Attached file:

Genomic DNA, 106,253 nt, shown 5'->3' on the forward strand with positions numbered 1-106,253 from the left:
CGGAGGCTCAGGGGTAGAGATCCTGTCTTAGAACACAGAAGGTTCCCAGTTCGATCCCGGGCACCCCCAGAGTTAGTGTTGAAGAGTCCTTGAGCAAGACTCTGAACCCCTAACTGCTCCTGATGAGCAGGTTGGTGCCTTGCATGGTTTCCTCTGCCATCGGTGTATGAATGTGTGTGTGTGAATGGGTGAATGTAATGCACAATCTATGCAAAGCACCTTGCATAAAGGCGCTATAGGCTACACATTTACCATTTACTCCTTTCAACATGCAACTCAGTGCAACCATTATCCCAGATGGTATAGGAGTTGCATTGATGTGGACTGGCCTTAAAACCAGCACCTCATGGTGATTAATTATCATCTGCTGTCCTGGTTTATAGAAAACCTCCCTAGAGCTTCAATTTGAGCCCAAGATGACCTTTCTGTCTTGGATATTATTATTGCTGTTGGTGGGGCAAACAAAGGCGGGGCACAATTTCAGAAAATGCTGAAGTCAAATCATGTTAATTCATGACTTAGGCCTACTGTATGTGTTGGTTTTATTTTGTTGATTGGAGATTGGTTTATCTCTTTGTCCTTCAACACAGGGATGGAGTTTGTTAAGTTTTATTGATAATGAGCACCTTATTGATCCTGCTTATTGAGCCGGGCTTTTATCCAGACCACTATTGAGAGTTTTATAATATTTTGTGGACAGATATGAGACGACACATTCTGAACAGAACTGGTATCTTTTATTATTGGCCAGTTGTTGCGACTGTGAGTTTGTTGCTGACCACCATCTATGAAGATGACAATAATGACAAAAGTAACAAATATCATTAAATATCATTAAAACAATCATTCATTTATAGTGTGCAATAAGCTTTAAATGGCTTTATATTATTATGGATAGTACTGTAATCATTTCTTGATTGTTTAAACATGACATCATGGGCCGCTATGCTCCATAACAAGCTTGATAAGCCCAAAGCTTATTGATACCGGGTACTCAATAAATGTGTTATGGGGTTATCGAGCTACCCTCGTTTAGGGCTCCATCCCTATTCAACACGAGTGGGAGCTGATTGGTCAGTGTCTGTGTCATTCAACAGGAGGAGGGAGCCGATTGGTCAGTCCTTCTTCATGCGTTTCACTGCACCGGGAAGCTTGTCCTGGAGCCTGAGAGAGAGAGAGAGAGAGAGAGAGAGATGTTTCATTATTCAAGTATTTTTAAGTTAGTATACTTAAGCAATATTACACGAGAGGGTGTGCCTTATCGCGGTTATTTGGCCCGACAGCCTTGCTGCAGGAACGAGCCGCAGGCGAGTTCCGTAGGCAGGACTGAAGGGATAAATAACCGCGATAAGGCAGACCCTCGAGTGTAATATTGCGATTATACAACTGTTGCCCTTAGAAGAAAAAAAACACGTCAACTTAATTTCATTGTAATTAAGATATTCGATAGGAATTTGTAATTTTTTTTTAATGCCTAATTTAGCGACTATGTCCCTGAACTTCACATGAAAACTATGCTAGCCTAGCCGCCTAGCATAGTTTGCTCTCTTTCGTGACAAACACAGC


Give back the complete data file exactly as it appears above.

Genomic DNA, 106,253 nt, shown 5'->3' on the forward strand with positions numbered 1-106,253 from the left:
CGGAGGCTCAGGGGTAGAGATCCTGTCTTAGAACACAGAAGGTTCCCAGTTCGATCCCGGGCACCCCCAGAGTTAGTGTTGAAGAGTCCTTGAGCAAGACTCTGAACCCCTAACTGCTCCTGATGAGCAGGTTGGTGCCTTGCATGGTTTCCTCTGCCATCGGTGTATGAATGTGTGTGTGTGAATGGGTGAATGTAATGCACAATCTATGCAAAGCACCTTGCATAAAGGCGCTATAGGCTACACATTTACCATTTACTCCTTTCAACATGCAACTCAGTGCAACCATTATCCCAGATGGTATAGGAGTTGCATTGATGTGGACTGGCCTTAAAACCAGCACCTCATGGTGATTAATTATCATCTGCTGTCCTGGTTTATAGAAAACCTCCCTAGAGCTTCAATTTGAGCCCAAGATGACCTTTCTGTCTTGGATATTATTATTGCTGTTGGTGGGGCAAACAAAGGCGGGGCACAATTTCAGAAAATGCTGAAGTCAAATCATGTTAATTCATGACTTAGGCCTACTGTATGTGTTGGTTTTATTTTGTTGATTGGAGATTGGTTTATCTCTTTGTCCTTCAACACAGGGATGGAGTTTGTTAAGTTTTATTGATAATGAGCACCTTATTGATCCTGCTTATTGAGCCGGGCTTTTATCCAGACCACTATTGAGAGTTTTATAATATTTTGTGGACAGATATGAGACGACACATTCTGAACAGAACTGGTATCTTTTATTATTGGCCAGTTGTTGCGACTGTGAGTTTGTTGCTGACCACCATCTATGAAGATGACAATAATGACAAAAGTAACAAATATCATTAAATATCATTAAAACAATCATTCATTTATAGTGTGCAATAAGCTTTAAATGGCTTTATATTATTATGGATAGTACTGTAATCATTTCTTGATTGTTTAAACATGACATCATGGGCCGCTATGCTCCATAACAAGCTTGATAAGCCCAAAGCTTATTGATACCGGGTACTCAATAAATGTGTTATGGGGTTATCGAGCTACCCTCGTTTAGGGCTCCATCCCTATTCAACACGAGTGGGAGCTGATTGGTCAGTGTCTGTGTCATTCAACAGGAGGAGGGAGCCGATTGGTCAGTCCTTCTTCATGCGTTTCACTGCACCGGGAAGCTTGTCCTGGAGCCTGAGAGAGAGAGAGAGAGAGAGAGAGAGATGTTTCATTATTCAAGTATTTTTAAGTTAGTATACTTAAGCAATATTACACGAGAGGGTGTGCCTTATCGCGGTTATTTGGCCCGACAGCCTTGCTGCAGGAACGAGCCGCAGGCGAGTTCCGTAGGCAGGACTGAAGGGATAAATAACCGCGATAAGGCAGACCCTCGAGTGTAATATTGCGATTATACAACTGTTGCCCTTAGAAGAAAAAAAACACGTCAACTTAATTTCATTGTAATTAAGATATTCGATAGGAATTTGTAATTTTTTTTTAATGCCTAATTTAGCGACTATGTCCCTGAACTTCACATGAAAACTATGCTAGCCTAGCCGCCTAGCATAGTTTGCTCTCTTTCGTGACAAACACAGC